4 things you should know about Utah gun laws

By Josh Furlong | Posted - Jan 18th, 2013 @ 9:48pm



SALT LAKE CITY — In the weeks since the Sandy Hook massacre, where 20 children were killed at a Connecticut elementary school, the rhetoric around the nation has been about safety and gun control, including laws that allow Americans to carry a firearm.

The U.S. Constitution clearly spells out that American citizens have the "right to keep and bear arms" and that those rights "shall not be infringed." The Utah Constitution further defines the right to bear arms as a means for "security and defense of self, family, others, property, or the state, as well as for other lawful purposes" and that those rights "shall not be infringed."

However, the types of "arms" allowed — assault weapons — has been debated ad nauseum in recent weeks.

More recently, a man was photographed at a Utah JCPenney store Wednesday openly carrying an semi-automatic rifle over his shoulder. While not illegal in the state of Utah, many shoppers were concerned about the situation, whether legal or not.

Whether the decision to openly carry a rifle into a store is recommended or not, many do not know the laws in Utah about carry a firearm. The following are four things you should know about carrying a firearm in the state of Utah.

Utah is an open-carry state

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Utah allows for citizens of the state to openly carry an unloaded firearm without a concealed firearm permit. To be classified as "unloaded," the firearm must not have a round in the "firing position" and the firearm must have at least two "mechanical actions" from firing. The firearm cannot be concealed, but must be clearly visible at all times.

Although openly carrying is not illegal, residents of the state are encouraged to be wise about their actions. In Jan. 2011, a 51-year-old man was handcuffed and detained for a few minutes after walking on the sidewalk near Orem's University Mall with a semi-automatic rifle over his shoulder and carrying a handgun. The man was cited with disorderly conduct.

Rep. Paul Ray, R-Clearfield, is hoping to change the law so that carrying a holstered gun or toting a rifle would not be grounds for disorderly conduct or other criminal charges.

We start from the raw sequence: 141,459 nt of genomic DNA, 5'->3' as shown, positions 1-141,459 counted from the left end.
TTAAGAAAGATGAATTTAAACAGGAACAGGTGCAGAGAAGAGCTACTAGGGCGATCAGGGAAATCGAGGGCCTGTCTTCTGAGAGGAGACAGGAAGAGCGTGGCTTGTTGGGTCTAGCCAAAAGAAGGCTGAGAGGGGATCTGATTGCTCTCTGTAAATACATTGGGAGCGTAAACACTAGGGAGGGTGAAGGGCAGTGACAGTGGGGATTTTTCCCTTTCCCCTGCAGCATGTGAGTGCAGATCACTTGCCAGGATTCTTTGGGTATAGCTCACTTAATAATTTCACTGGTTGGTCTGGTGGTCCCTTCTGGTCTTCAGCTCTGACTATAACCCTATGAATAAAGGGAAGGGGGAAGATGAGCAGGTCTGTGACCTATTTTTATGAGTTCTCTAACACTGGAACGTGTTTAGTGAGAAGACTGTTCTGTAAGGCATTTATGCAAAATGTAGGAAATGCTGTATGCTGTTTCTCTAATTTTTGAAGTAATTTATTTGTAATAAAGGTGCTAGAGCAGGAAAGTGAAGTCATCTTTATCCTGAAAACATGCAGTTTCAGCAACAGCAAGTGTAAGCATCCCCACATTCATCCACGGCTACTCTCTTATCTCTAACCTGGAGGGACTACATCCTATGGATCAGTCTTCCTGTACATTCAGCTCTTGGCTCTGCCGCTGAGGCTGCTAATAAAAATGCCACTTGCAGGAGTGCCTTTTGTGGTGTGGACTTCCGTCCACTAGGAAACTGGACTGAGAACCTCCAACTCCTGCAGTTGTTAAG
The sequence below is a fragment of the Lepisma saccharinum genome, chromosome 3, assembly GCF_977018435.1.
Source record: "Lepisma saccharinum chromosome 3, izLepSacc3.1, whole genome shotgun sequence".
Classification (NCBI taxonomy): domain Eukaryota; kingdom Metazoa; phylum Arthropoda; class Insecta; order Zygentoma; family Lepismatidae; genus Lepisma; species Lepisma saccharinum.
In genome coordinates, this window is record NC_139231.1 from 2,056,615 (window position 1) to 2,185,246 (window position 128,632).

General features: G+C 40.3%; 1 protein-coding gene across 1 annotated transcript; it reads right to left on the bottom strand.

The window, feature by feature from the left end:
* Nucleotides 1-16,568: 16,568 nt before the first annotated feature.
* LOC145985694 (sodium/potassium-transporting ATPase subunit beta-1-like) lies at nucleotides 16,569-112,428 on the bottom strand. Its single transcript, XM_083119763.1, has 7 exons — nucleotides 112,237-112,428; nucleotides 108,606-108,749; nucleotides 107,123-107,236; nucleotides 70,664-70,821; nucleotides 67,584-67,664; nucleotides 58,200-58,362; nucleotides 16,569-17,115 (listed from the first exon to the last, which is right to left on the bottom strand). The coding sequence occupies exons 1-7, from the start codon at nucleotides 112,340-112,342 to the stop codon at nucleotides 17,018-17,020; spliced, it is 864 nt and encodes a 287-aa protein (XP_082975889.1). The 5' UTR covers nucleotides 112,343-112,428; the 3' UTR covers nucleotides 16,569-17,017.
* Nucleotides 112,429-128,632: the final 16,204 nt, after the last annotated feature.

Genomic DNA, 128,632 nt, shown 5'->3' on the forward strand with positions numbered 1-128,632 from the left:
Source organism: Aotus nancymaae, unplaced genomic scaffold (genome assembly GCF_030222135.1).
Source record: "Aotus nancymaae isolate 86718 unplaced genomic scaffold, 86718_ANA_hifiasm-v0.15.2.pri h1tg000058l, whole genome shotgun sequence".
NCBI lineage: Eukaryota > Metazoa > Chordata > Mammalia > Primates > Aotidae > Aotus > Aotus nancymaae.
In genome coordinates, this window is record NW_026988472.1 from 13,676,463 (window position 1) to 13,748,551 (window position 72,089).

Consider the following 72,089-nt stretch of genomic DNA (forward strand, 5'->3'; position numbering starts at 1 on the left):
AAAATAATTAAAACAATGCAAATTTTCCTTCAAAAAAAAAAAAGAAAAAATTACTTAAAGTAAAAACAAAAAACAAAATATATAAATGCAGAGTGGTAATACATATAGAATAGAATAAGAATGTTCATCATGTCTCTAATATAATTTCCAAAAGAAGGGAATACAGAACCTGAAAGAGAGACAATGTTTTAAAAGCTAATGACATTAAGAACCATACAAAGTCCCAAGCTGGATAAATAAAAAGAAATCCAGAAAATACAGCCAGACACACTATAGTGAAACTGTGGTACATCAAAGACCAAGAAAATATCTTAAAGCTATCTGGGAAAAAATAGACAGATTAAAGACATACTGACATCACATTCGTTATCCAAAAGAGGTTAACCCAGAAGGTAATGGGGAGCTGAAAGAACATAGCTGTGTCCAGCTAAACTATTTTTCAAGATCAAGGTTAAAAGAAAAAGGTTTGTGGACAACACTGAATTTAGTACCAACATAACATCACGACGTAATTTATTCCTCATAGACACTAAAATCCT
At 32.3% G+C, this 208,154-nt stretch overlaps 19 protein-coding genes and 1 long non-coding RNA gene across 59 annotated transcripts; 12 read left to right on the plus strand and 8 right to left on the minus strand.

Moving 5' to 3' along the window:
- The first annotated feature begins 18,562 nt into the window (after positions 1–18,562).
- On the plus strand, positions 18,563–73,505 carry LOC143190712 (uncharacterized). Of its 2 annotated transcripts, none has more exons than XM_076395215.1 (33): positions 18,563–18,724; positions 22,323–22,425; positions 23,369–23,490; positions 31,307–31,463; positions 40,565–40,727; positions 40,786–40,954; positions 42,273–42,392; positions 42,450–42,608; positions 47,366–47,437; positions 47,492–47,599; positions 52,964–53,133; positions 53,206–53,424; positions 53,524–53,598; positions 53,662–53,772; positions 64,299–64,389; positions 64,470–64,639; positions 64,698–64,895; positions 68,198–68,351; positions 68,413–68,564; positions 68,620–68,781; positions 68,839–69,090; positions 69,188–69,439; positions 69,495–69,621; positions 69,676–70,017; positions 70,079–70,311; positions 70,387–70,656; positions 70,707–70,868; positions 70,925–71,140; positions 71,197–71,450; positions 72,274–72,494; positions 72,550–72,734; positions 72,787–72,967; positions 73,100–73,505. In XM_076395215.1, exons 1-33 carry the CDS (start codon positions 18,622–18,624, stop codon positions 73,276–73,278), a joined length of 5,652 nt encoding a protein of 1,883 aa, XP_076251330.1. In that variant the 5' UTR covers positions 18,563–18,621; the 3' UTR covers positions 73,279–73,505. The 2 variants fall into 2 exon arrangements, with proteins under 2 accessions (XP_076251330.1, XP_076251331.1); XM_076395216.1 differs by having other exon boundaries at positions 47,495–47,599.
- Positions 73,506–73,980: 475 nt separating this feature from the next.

Carrying in person

Utahns who choose to carry a firearm are prohibited from being in a secure area of an airport, secure areas in which firearms are prohibited and in any courthouse, churches if posted, mental health facility or correctional facility. However, concealed weapon permit holders are permitted to carry at any public school.

A firearm "capable of being concealed" can be in one's home or place of business without a permit. However, a citizen wanting to conceal a firearm on his person must have a concealed weapon permit, which is valid throughout the state for five years.

Individuals not permitted to hold a concealed weapon permit include those convicted of a felony, crime of violence, an offence involving the use of alcohol, involved in the unlawful use of narcotics or other controlled substance, offense involving domestic violence or has been deemed mentally incompetent by a state or federal court.

With or without a concealed weapon permit, individuals cannot carry a firearm if under the influence of alcohol or a controlled substance.

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Carrying in a vehicle

Utah law allows for citizens to carry a loaded weapon in a vehicle if they are at least 18 years old and have lawful possession or consent of the person who has lawful possession of the vehicle. However, the weapon cannot be a rifle, shotgun or a muzzle-loading rifle.

Individuals with a concealed weapon permit are free to carry a firearm into a bus terminal and may board a bus or train.

Minors carrying

State law requires that an individual be at least 21 years old before they can apply for a concealed weapon permit. A minor under the age of 18 cannot legally possess a firearm unless accompanied by a parent or guardian or has permission to have the weapon. A minor under the age of 14 must be accompanied by a parent.

Minors under the age of 16 may not hunt unless accompanied — a distance where visual and verbal communication is maintained — by an individual who is advising and assisting. Minors under the age of 14 must be accompanied by a parent or legal guardian over the age of 21 while hunting with a weapon. However, children under the age of 12 are not allowed to hunt for protected wildlife unless otherwise designated by the wildlife board.

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